We’re now clearly in an exponential technology world. Each year brings the same amount of innovation as the previous several years — and the human brain finds it hard to imagine the consequences.
For perhaps the first time in history, technology is evolving faster than we expect it to. For example, experts estimated that it would take another decade before a computer would beat a world champion at the ancient and complex game of Go — yet AlphaGo triumphed earlier this year.
It’s not hard to find parallels between how new technologies are changing the world today, and how they will affect our business systems in the future.
For example, every Tesla car in hands-free driving mode gathers huge amounts of information about current conditions. This data isn’t just used to improving the driving of that particular car — the data is shared with all the other vehicles. Tesla has essentially created a massively parallel self-learning machine devoted to better driving.
What if enterprise software could do the same thing, using the experiences of every business user to improve everybody’s experience? These intelligent applications would get automatically better and smarter every time we used them. Eventually, we could even replace existing processes with automated best practices.
Incorporating artificial intelligence and machine learning into enterprise software opens the opportunity to simplify employees’ everyday lives and allows them to focus on higher-value tasks. Here are just a few examples of what is already possible:
Intelligent invoice-matching. Accounting systems can easily match invoices and payments if they have the same reference number, or the same amount. But what happens if a customer pays for two invoices in a single payment, tries to jam both reference numbers into the same field, and the amount doesn’t quite add up to the expected amount?
Somebody in a shared service center has to wade manually through all the different possibilities, trying to figure out what has happened, and then make the required changes in the accounting system.
Machine learning and predictive algorithms can help. In the screenshot above, you can see that the chosen invoice has been matched to two different invoices, with a probability of 97% — even though there’s a small discrepancy in the total.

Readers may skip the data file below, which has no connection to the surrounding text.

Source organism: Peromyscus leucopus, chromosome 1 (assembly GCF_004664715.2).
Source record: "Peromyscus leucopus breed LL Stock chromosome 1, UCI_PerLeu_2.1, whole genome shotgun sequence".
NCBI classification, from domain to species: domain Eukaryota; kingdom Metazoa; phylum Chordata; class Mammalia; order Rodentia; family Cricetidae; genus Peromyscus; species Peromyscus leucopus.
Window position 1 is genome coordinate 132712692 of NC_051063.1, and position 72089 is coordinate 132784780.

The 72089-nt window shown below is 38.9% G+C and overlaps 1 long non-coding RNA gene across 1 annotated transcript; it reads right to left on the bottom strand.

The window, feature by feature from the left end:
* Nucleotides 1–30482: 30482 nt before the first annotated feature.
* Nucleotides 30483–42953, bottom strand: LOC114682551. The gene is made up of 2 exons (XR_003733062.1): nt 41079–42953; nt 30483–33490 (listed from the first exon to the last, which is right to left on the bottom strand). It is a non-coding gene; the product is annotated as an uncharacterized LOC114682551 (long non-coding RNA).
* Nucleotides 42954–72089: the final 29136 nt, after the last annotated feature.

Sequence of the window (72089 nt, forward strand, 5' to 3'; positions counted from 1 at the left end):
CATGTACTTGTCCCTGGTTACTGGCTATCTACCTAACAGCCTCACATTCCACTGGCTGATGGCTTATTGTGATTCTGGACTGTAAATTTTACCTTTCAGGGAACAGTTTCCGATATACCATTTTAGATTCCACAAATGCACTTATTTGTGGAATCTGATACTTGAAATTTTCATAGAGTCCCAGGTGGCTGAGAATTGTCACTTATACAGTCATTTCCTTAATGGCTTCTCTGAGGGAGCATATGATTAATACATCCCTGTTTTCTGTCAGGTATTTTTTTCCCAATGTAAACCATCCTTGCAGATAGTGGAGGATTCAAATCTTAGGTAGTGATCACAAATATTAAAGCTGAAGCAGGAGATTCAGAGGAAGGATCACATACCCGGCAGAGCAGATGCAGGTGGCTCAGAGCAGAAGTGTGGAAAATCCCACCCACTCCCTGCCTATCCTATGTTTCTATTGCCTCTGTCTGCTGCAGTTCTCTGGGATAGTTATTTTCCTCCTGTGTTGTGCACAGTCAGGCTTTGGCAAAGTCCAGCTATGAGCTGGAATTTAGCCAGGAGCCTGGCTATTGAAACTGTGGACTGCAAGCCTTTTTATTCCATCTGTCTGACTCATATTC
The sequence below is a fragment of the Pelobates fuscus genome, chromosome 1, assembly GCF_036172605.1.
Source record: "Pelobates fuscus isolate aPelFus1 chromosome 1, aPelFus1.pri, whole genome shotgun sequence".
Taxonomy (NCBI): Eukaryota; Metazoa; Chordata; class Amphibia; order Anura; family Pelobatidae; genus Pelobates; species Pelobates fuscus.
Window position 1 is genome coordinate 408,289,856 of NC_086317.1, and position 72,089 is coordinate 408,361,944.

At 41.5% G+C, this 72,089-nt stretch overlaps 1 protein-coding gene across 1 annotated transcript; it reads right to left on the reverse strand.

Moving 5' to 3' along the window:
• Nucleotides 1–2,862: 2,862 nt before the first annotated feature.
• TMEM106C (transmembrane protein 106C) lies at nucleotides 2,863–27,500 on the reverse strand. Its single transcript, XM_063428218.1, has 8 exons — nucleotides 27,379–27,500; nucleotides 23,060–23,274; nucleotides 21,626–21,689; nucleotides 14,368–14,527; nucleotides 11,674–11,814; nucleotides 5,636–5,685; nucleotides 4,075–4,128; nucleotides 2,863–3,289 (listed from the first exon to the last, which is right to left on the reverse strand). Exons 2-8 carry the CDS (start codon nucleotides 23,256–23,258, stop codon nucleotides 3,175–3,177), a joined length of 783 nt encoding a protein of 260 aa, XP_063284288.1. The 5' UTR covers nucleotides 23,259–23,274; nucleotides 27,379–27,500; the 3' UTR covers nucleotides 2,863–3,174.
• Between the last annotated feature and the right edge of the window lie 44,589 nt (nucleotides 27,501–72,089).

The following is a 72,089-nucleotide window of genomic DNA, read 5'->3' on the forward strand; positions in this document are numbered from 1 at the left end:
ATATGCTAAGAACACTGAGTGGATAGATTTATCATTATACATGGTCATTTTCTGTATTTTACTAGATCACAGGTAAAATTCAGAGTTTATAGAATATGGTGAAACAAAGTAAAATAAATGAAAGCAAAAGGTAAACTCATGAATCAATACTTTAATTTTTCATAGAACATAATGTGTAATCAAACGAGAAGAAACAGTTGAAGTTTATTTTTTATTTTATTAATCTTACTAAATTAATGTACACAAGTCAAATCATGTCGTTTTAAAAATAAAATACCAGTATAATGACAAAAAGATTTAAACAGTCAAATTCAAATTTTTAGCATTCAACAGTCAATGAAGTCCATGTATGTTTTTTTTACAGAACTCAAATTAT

The shared service center can now update the system and decide what to do with the remaining outstanding balance. And over time the system can automate these types of decisions based on past history.
Smart recruiting. Artificial intelligence has the potential to have an enormous impact on HR. For example, recruiters often have to go through thousands of job applications to identify suitable candidates. Machine learning can use data about existing successful hires and their resumes to identify the best candidates for a given job description, or the best job for a given candidate.
Predictive sales. Sales people can use these new intelligent technologies to sift through all the data relevant to their pipeline, helping them focus on the deals that are most likely to close.
Social buzz management. Social media community managers are overwhelmed by tweets and Facebook posts. Machine intelligence can be used to automatically tag and cluster inbound messages and automatically suggest responses.
What does the future hold?
Looking further ahead, there’s a real possibility that we can completely rethink existing business applications from scratch. If we can more automatically answer a full range of typical business questions, much of traditional application workflow may not be required.
This, in turn, may have profound effects on existing jobs and roles — for example, experts are already predicting a future for Lights-Out Finance, with all basic finance processes being networked, automated, event-driven, and inherently compliant.